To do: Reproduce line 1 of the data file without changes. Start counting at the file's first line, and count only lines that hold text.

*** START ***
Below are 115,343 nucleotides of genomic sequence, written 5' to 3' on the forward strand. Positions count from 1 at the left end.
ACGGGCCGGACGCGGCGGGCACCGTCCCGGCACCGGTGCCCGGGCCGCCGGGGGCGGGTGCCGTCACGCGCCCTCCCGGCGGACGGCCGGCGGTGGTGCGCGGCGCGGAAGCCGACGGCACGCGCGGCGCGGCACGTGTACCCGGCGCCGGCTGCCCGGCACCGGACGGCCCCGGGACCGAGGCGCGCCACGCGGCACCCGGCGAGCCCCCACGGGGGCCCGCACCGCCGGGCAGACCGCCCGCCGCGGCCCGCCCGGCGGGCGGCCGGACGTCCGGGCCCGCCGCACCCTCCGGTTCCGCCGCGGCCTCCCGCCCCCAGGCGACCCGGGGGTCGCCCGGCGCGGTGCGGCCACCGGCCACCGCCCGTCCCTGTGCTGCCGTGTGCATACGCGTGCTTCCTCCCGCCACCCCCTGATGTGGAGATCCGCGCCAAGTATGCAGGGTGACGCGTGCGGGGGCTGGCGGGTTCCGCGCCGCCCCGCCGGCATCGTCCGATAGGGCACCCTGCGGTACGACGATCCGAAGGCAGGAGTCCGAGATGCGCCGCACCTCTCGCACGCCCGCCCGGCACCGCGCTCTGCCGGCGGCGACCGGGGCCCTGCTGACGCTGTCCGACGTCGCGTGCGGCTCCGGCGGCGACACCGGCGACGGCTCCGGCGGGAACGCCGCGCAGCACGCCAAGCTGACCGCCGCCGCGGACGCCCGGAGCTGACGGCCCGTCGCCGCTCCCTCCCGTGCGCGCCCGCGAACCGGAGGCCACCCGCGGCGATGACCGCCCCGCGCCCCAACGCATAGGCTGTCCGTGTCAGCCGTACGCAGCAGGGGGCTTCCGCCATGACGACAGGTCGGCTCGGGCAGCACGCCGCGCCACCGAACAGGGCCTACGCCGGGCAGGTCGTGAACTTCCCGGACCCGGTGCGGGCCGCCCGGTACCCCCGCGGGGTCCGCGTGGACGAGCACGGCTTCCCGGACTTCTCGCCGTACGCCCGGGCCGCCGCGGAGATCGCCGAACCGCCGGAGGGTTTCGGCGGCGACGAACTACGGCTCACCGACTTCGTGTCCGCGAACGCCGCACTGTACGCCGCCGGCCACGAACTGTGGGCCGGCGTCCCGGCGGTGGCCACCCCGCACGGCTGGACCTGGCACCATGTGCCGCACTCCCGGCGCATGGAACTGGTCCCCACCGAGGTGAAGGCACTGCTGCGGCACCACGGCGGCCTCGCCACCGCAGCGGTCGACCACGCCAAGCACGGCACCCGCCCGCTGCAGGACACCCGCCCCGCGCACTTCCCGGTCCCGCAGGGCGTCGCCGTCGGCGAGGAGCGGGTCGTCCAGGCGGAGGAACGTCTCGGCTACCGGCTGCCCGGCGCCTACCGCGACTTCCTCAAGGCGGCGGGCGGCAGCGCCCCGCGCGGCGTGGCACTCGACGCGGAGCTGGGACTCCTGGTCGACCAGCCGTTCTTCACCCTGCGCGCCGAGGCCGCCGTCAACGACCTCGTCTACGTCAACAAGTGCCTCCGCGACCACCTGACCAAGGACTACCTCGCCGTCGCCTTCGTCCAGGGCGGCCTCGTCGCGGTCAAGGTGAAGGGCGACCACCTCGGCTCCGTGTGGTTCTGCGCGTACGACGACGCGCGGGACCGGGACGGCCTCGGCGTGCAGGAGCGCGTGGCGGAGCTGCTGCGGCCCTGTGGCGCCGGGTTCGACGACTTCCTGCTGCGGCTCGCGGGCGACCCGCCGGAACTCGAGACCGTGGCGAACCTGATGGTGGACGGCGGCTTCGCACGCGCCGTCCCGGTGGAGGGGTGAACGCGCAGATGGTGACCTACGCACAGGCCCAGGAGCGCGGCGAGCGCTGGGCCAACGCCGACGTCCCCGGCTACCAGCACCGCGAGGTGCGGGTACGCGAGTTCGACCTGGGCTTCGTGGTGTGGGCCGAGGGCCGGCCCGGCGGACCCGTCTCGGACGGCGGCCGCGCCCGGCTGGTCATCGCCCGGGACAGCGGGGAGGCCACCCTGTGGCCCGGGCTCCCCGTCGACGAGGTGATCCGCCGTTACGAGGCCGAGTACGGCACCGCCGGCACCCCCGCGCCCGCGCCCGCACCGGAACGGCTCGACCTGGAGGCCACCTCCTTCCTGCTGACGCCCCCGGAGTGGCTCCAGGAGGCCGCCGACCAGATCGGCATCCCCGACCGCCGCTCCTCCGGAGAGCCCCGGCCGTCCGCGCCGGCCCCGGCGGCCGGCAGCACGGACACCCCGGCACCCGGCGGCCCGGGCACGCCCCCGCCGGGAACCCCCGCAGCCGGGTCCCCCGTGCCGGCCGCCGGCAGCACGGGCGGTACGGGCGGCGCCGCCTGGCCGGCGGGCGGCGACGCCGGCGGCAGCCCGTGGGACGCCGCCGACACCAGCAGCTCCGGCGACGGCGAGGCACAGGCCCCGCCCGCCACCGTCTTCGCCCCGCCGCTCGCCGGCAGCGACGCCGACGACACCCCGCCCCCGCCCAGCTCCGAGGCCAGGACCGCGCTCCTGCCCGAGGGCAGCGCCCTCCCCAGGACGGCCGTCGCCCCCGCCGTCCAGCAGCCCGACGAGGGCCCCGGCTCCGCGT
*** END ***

Below are 115,343 nucleotides of genomic sequence, written 5' to 3' on the forward strand. Positions count from 1 at the left end.